16 CITY CORE LEARNING (CONTD) Learnings included: The property would be left to manage the incident/impact until the emergency services, CBRN, Toronto Fire… had setup and confirmed what they were dealing with The incident commander and or Sr. team leader maybe required to be a direct resource for the emergency agencies

17 INTEROPERABILITY - THE COMMON FOUNDATION NFPA 1600/ICS Fire Safety Plan Objective to protect life, reduce impact (protect the asset) and speed recovery

18 A SHIFT IS UNDERWAY Relationships have been and continue to be established between the two sectors BOMA TORONTO (Building Owners and Management Association) DRIE – GTIME (Disaster Recovery Information Exchange- Greater Toronto Incident Management Exchange) TAPPS (Toronto Association of Private Police and Security) - (2008 recipient of the Chief Michael Shanahan Award for Excellence in public/private cooperation)

19 A SHIFT IS UNDERWAY (CONTD) SAFE GROUP (South Area Facility Entertainment) BENS (Business Executives for National Security) SAFEGAURD IOWA- PARTNERSHIP

20 Public-Private Alliances to the Rescue Many companies are realizing that they can play a crucial role in helping communities recover from natural catastrophes by Rachael King Special Report - July 7, 2008

21 ARTICLE HIGHLIGHTS 1. Businesses increasingly use their technological expertise 2.If a community around an organization fails to stand backup, a company cant fully bounce back 3. The need for companies to get involved will rise 4.Businesses have the motivation, its their asset, their market place, their employees that are at risk

22 3 – FACTORS THAT CAN IMPROVE EMERGENCY RESPONSE Preparedness – the 4 Cs Post-Mortems Transparent Communication

23 3 – FACTORS THAT CAN EMERGENCY RESPONSE (CONTD) PREPAREDNESS- THE 4Cs Communication When will it occur (frequency)? What we will be shared? Whom will it be established with?

24 3 – FACTORS THAT CAN IMPROVE EMEREGNCY RESPONSE (CONTD) PREPAREDNESS- THE 4 Cs Command When will this happen? Where will this happen? Who is in command? (private or public)

25 3 – FACTORS THAT CAN IMPROVE EMERGENCY RESPONSE (CONTD) PREPAREDNESS- THE 4 Cs Control/Containment How will the impact be controlled & the spread be contained? What can we do to contribute? What resources are essential? What can be done before hand?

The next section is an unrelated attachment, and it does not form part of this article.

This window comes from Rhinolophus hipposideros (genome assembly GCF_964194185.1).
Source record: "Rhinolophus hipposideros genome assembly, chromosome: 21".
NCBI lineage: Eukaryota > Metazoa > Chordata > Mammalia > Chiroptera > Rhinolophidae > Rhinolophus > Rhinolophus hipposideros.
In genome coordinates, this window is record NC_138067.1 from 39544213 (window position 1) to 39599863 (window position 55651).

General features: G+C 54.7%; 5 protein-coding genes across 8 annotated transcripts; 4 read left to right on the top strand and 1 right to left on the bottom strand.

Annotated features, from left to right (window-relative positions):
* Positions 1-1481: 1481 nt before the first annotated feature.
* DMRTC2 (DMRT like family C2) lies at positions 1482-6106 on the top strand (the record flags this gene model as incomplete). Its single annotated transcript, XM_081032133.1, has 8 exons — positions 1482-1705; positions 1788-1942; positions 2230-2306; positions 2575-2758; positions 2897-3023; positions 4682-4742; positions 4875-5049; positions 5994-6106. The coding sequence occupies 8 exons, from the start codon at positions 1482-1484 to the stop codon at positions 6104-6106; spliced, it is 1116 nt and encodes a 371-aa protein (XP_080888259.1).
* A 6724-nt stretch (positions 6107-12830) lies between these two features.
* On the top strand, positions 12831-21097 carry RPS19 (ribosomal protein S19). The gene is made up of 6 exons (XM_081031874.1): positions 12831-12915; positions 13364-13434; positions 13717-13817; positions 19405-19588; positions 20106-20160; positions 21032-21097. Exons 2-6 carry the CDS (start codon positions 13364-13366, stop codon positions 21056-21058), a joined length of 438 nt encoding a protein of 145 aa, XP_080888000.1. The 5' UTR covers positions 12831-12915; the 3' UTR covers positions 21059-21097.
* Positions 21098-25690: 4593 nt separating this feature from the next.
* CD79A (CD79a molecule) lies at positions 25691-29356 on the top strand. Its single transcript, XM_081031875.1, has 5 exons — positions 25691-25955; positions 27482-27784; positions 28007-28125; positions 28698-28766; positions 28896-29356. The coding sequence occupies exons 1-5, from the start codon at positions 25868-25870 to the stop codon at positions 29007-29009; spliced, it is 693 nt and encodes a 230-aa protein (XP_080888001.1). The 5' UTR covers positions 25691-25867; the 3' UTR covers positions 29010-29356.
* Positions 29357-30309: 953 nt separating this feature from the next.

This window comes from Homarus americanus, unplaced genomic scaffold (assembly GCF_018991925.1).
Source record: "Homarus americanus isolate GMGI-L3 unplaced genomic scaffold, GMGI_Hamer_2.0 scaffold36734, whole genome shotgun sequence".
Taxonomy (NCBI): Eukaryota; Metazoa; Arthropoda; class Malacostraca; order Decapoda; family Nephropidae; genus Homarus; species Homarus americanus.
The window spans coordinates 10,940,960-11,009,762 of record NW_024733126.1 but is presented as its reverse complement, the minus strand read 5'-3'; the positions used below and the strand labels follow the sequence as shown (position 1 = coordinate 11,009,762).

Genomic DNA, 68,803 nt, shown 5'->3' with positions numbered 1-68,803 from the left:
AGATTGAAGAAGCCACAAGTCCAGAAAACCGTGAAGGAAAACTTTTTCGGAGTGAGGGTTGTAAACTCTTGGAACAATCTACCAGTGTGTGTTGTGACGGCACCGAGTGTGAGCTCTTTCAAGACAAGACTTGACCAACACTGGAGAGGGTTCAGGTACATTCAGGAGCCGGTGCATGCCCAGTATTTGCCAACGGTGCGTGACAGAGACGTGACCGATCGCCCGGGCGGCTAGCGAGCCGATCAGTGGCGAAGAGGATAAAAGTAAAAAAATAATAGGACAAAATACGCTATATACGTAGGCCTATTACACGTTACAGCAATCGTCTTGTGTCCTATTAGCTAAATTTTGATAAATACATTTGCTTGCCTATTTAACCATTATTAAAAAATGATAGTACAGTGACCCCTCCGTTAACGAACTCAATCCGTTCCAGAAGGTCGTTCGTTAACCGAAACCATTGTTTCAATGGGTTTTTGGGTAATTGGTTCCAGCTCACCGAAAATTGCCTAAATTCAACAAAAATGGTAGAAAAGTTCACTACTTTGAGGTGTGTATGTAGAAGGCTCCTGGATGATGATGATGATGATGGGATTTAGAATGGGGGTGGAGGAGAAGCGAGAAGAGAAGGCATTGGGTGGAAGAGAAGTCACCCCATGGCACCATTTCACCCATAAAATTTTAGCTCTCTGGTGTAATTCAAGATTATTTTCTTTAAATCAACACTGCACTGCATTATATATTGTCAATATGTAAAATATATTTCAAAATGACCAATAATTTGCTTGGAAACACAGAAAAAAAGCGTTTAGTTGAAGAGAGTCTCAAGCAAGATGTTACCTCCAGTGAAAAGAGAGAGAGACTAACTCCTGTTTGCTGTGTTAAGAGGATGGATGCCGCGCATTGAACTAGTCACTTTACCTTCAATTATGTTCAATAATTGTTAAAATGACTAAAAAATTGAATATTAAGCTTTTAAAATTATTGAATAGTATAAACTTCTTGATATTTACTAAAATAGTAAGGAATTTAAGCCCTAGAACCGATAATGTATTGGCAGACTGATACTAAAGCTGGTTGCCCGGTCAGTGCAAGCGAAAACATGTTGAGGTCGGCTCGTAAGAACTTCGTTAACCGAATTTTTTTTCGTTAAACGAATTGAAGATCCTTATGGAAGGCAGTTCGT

26 3 – FACTORS THAT CAN IMPROVE EMERGENCY RESPONSE (CONTD) PREPAREDNESS- THE 4 Cs Coordination Establishment of ICS? Between whom? From where?

27 3 – FACTORS THAT CAN IMPROVE EMERGENCY RESPONSE (CONTD) TRANSPARENT COMMUNICATION Based on trust Failure to communicate - increases assumptions Has to reach the responders Devalues the preparedness efforts

28 3 – FACTORS THAT CAN IMPROVE INTEROPERABILITY (CONTD ) POST-MORTEMS Validates what worked and what didnt Contributes to future preparedness efforts Takes the time to recognize the efforts of all responders (public and private) Improves trust Re-addresses the 4 Cs

29 INTEROPRABILITY – FRAMEWORK BENS & STATE OF CALFORNIA MOU HIGHLIGHTS Private sector will support emergency response and recovery consistent with the Standardized Emergency Management System and the National Incident Management System. Private sector facilities intended to provide a locally based function will integrate with emergency management at the city and county government levels, as appropriate

30 INTEROPRABILITY – FRAMEWORK (CONTD) MOU HIGHLIGHTS Notification: A standard and shared communication tool Development of a Business Operations Center ("BOC") within the State Operations Center

31 INTEROPRABILITY – FRAMEWORK (CONTD) MOU HIGHLIGHTS The partnerships will work with OES and other business entities to evaluate lessons learned after each proclaimed disaster Information essential to affect emergency response will be shared amongst business partners and OES consistent with applicable laws and the need to protect sensitive proprietary information

32 CONCLUSION Open transparent communication is essential (preparedness & post event) Secret or confidential information is not being sought Input from everyone is critical to improving and enhancing interoperability The information has to get to the planners & responders

33 QUESTIONS?